In 1991, my grade school class was herded into our parish church to hear a lecture about the Gulf War. Over the somewhat static-laden sound system, one of our teachers (likely holding a microphone over a cassette player) blasted Lee Greenwood’s “God Bless the U.S.A.” Sitting with my grade-school class, I remember feeling, for the first time, patriotic. We all joined in the chorus, shouting: “And I’m PROUD TO BE AN AMERICAN, where at least I know I’m free!” We sat in our pews, swinging our sneakers to the beat, enjoying freedom, power, and the anticipation of lunchtime recess, all the while confident that our parents would be coming to pick us up in their station wagons at 2:50 that afternoon.
Today, I can’t sing this song. In the midst of the crisis of separated families at the southern border of this country, I have no pride in being an American. I find it even more repulsive to imagine singing these words in a house of worship. I am ashamed to be an American in a land where cries of fright, confusion, and hunger pierce the air; a land in which nursing mothers are torn from their infants, and fathers are hauled away in front of their children’s eyes.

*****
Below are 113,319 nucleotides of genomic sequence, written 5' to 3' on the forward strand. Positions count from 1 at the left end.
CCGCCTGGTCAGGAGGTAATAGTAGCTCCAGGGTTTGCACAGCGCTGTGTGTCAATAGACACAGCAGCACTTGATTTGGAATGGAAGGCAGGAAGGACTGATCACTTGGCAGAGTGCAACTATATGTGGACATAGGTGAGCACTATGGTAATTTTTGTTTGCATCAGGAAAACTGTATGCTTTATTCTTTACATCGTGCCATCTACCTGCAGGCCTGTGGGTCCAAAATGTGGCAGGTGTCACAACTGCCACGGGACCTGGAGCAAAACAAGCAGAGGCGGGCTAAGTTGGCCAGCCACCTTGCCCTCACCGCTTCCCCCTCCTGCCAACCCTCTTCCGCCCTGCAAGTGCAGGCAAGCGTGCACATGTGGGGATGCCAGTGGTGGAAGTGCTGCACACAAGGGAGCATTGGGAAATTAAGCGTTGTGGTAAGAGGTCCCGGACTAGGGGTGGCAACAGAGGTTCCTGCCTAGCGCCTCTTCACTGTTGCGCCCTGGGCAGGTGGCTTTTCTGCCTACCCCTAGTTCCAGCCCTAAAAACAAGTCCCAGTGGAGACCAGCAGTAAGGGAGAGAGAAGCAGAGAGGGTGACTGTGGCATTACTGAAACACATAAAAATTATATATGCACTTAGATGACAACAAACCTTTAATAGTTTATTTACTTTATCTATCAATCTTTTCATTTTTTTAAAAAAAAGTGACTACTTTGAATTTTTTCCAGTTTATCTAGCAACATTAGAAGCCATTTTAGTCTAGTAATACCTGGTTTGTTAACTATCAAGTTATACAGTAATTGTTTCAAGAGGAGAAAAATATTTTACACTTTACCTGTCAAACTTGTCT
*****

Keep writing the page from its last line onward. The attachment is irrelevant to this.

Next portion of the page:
This weekend, at Mass, we’ll be singing a song of freedom as we celebrate the nativity of the forerunner to the Risen One, John the Baptist. This child was called a prophet of the Most High, and he went before the Lord to prepare his Way (Gospel Acclamation, Luke 1:76). This child grew to be one who lived on the margins, and the Light of the World to whom he witnessed was no stranger to the plight of refugees and persecuted peoples (Matthew 2).
It is my prayer that, in the churches of this country, the Gospel will call us to become a light for this nation, singing a new song, one which lifts up the lowly, fills the hungry with good things, and proclaims our God who scatters the proud in their conceit (Luke 1: 46-55).
For the Catholic Church’s position on Immigration and Enforcement in the United States, please see the USCCB’s website.